A series of Saudi-led airstrikes were blamed Friday for killing scores of people in Yemen as civilians, including children, continue to suffer deadly consequences of the U.S.-backed conflict that has lasted for years.

Overnight bombings included one that targeted a prison holding mostly migrants in the northern city of Sa’ada, an area described as being under the control of Houthi forces. Continue reading

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2021 Saw Record ‘Surge’ of 488 Journalists Detained Worldwide, Report Reveals

“The extremely high number of journalists in arbitrary detention is the work of three dictatorial regimes.”

By Jessica Corbett.  Published 12-16-2021 by Common Dreams

The president of IJAVN Pham Chi Dung (right), its vice president Nguyen Tuong Thuy (left), and its editor Le Huu Minh Tuan (center, back) are seen during their trial in Ho Chi Minh City’s people’s court in Vietnam. (Photo: Luat Khoa/RSF)

Reporters Without Borders announced Thursday that this year has featured a 20% surge in the number of journalists arbitrarily detained worldwide, documenting at least 488 cases, the highest figure since the global press freedom group began its annual roundup in 1995.

There are also at least 65 journalists being held hostage around the world, according to the group, also known by its French name, Reporters Sans Frontières (RSF). Continue reading

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Incarceration of Journalists Hits All-Time High Amid ‘Growing Intolerance of Independent Reporting’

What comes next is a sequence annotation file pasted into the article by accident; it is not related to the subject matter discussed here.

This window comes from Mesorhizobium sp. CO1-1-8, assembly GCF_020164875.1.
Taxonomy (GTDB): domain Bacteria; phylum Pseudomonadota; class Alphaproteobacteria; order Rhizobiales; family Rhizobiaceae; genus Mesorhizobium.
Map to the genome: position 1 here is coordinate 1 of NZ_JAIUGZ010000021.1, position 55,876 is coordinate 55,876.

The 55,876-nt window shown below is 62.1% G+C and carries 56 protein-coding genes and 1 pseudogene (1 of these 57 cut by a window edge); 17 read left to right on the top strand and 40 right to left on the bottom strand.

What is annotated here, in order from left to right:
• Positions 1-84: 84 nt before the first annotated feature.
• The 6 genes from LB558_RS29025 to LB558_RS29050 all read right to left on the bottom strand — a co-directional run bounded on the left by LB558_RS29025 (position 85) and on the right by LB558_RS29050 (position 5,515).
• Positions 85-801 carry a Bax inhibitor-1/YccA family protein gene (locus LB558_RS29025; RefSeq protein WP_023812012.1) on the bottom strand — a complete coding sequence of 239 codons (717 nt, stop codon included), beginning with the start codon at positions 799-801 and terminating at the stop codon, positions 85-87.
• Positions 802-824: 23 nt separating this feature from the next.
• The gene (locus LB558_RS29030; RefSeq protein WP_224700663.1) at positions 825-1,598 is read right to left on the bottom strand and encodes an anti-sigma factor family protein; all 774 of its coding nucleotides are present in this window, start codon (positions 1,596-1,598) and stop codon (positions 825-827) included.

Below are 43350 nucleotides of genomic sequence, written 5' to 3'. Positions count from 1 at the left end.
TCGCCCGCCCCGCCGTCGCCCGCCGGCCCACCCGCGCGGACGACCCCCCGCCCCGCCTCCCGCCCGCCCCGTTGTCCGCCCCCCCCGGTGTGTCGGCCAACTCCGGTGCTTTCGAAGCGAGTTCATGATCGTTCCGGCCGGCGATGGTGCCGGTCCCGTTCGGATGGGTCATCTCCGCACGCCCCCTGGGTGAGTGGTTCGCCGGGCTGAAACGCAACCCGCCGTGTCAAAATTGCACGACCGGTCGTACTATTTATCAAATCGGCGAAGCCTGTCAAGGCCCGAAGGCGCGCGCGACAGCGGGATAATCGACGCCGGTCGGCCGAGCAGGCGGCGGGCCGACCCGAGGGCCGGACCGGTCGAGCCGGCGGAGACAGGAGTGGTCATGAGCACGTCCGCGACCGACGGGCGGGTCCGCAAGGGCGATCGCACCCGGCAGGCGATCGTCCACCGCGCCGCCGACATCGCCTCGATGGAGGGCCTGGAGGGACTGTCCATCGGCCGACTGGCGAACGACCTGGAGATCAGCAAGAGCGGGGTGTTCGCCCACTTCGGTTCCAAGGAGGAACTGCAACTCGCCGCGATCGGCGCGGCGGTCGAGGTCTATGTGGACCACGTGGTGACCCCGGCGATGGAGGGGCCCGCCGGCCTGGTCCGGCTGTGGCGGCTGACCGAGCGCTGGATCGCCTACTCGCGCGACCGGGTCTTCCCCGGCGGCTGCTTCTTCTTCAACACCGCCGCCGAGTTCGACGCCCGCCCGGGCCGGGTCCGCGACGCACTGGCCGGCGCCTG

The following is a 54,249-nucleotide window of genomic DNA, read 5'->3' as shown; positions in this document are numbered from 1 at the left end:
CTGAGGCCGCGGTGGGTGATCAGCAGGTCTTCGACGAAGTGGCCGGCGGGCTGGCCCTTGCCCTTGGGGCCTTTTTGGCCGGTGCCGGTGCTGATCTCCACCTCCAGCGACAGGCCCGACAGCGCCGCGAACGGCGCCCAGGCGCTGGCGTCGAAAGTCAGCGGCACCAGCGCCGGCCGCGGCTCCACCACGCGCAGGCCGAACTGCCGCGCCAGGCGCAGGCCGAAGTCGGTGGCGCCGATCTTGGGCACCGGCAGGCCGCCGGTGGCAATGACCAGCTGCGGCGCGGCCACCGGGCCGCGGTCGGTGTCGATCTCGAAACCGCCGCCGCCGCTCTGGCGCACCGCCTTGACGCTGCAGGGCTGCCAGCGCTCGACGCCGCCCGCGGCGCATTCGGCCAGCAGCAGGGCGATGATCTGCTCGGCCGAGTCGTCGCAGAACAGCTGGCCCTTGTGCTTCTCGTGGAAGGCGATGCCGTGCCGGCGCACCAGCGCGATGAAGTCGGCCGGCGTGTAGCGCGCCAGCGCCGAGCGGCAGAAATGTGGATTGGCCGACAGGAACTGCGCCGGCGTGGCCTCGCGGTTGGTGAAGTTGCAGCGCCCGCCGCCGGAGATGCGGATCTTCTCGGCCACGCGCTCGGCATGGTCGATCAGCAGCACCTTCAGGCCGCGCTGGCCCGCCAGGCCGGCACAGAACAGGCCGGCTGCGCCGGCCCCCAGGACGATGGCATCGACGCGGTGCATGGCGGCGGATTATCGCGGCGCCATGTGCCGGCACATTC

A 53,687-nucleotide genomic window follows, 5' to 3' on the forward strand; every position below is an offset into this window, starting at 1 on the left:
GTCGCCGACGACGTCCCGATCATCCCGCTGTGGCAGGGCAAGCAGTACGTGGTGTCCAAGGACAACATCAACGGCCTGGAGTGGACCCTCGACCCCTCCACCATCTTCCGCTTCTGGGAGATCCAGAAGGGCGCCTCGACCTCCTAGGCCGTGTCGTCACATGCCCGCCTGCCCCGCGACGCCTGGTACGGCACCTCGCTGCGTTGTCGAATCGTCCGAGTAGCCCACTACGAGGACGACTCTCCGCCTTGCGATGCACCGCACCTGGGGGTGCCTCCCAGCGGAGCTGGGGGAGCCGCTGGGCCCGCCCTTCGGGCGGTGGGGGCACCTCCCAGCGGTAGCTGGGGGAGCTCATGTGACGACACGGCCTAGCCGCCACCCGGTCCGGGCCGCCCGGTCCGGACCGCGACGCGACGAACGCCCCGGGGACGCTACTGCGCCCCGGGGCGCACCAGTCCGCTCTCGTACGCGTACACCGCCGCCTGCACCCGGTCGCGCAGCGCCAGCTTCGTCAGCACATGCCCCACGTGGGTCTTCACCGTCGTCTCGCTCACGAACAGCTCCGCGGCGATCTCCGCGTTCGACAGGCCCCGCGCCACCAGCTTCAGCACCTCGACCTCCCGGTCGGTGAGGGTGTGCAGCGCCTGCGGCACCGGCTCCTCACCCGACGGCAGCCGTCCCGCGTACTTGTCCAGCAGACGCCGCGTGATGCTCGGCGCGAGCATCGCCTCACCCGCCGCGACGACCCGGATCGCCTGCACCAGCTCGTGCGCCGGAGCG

“This is the sixth year in a row that CPJ has documented record numbers of journalists imprisoned around the world.”

By Kenny Stancil.  Published 12-9-2021 by Common Dreams

Mumia Abu-Jamal is an imprisoned journalist, a native of Philadelphia, and author of ten books penned in prison. He’s been in prison for 39 years. Photo: Joe Piette/flickr/CC

Nearly 300 journalists are currently languishing behind bars around the globe—an all-time high in recorded history—according to a new report published Thursday by the Committee to Protect Journalists, which described 2021 as “an especially bleak year for defenders of press freedom.”

The U.S.-based nonprofit’s annual prison census found that 293 reporters were incarcerated worldwide as of December 1, up from the previous record-high of 280 last year. Continue reading

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What is COP26? Here’s how global climate negotiations work and what’s expected from the Glasgow summit

U.N. climate summits bring together representatives of almost every country.
UNFCCC

Shelley Inglis, University of Dayton

Over two weeks in November, world leaders and national negotiators will meet in Scotland to discuss what to do about climate change. It’s a complex process that can be hard to make sense of from the outside, but it’s how international law and institutions help solve problems that no single country can fix on its own.

I worked for the United Nations for several years as a law and policy adviser and have been involved in international negotiations. Here’s what’s happening behind closed doors and why people are concerned that COP26 might not meet its goals. Continue reading